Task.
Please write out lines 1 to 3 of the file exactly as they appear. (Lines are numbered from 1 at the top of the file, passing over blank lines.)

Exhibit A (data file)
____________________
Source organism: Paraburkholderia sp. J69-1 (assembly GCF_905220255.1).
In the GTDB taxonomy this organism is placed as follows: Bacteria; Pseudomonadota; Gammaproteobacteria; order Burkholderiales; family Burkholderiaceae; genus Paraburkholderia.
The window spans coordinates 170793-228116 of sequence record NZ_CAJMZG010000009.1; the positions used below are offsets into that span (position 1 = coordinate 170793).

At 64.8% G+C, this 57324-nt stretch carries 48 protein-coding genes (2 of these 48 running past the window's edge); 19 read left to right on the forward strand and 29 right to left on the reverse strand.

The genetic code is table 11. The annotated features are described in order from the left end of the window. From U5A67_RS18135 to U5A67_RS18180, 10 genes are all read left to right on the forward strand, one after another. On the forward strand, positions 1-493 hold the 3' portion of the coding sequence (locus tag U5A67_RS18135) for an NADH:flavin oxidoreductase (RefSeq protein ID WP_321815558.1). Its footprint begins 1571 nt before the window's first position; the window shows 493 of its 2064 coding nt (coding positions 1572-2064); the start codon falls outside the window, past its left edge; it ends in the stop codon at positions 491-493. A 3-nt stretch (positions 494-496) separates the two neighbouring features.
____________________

Source organism: Paraburkholderia sp. J69-1 (assembly GCF_905220255.1).
In the GTDB taxonomy this organism is placed as follows: Bacteria; Pseudomonadota; Gammaproteobacteria; order Burkholderiales; family Burkholderiaceae; genus Paraburkholderia.
The window spans coordinates 170793-228116 of sequence record NZ_CAJMZG010000009.1; the positions used below are offsets into that span (position 1 = coordinate 170793).